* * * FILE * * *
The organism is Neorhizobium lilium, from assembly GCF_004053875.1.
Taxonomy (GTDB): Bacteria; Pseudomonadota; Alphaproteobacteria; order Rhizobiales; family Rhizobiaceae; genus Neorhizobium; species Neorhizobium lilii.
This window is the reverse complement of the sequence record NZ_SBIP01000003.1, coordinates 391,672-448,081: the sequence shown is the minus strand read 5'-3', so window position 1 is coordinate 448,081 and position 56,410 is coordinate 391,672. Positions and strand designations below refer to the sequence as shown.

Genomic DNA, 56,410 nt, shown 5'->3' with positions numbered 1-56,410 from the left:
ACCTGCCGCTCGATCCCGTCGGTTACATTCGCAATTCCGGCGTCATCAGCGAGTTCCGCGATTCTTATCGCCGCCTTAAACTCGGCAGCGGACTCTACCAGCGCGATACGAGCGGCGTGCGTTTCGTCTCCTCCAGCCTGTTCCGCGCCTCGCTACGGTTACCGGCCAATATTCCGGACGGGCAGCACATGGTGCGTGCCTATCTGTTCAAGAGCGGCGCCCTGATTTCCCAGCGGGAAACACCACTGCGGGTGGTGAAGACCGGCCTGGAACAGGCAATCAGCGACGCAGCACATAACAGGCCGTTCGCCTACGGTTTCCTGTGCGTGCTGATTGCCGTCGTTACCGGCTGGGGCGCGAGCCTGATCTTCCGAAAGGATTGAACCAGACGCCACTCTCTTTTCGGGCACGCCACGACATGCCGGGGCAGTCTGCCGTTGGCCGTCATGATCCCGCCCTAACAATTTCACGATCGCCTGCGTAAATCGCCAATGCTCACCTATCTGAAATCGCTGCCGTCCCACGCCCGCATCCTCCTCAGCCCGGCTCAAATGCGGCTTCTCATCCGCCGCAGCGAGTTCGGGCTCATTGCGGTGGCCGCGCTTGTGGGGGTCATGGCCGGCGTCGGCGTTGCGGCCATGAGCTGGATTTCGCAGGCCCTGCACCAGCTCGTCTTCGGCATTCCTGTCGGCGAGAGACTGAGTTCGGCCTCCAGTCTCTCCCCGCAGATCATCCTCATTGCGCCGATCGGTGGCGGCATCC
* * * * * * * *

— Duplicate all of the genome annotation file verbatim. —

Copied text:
The organism is Neorhizobium lilium, from assembly GCF_004053875.1.
Taxonomy (GTDB): Bacteria; Pseudomonadota; Alphaproteobacteria; order Rhizobiales; family Rhizobiaceae; genus Neorhizobium; species Neorhizobium lilii.
This window is the reverse complement of the sequence record NZ_SBIP01000003.1, coordinates 391,672-448,081: the sequence shown is the minus strand read 5'-3', so window position 1 is coordinate 448,081 and position 56,410 is coordinate 391,672. Positions and strand designations below refer to the sequence as shown.

Genomic DNA, 56,410 nt, shown 5'->3' with positions numbered 1-56,410 from the left:
ACCTGCCGCTCGATCCCGTCGGTTACATTCGCAATTCCGGCGTCATCAGCGAGTTCCGCGATTCTTATCGCCGCCTTAAACTCGGCAGCGGACTCTACCAGCGCGATACGAGCGGCGTGCGTTTCGTCTCCTCCAGCCTGTTCCGCGCCTCGCTACGGTTACCGGCCAATATTCCGGACGGGCAGCACATGGTGCGTGCCTATCTGTTCAAGAGCGGCGCCCTGATTTCCCAGCGGGAAACACCACTGCGGGTGGTGAAGACCGGCCTGGAACAGGCAATCAGCGACGCAGCACATAACAGGCCGTTCGCCTACGGTTTCCTGTGCGTGCTGATTGCCGTCGTTACCGGCTGGGGCGCGAGCCTGATCTTCCGAAAGGATTGAACCAGACGCCACTCTCTTTTCGGGCACGCCACGACATGCCGGGGCAGTCTGCCGTTGGCCGTCATGATCCCGCCCTAACAATTTCACGATCGCCTGCGTAAATCGCCAATGCTCACCTATCTGAAATCGCTGCCGTCCCACGCCCGCATCCTCCTCAGCCCGGCTCAAATGCGGCTTCTCATCCGCCGCAGCGAGTTCGGGCTCATTGCGGTGGCCGCGCTTGTGGGGGTCATGGCCGGCGTCGGCGTTGCGGCCATGAGCTGGATTTCGCAGGCCCTGCACCAGCTCGTCTTCGGCATTCCTGTCGGCGAGAGACTGAGTTCGGCCTCCAGTCTCTCCCCGCAGATCATCCTCATTGCGCCGATCGGTGGCGGCATCC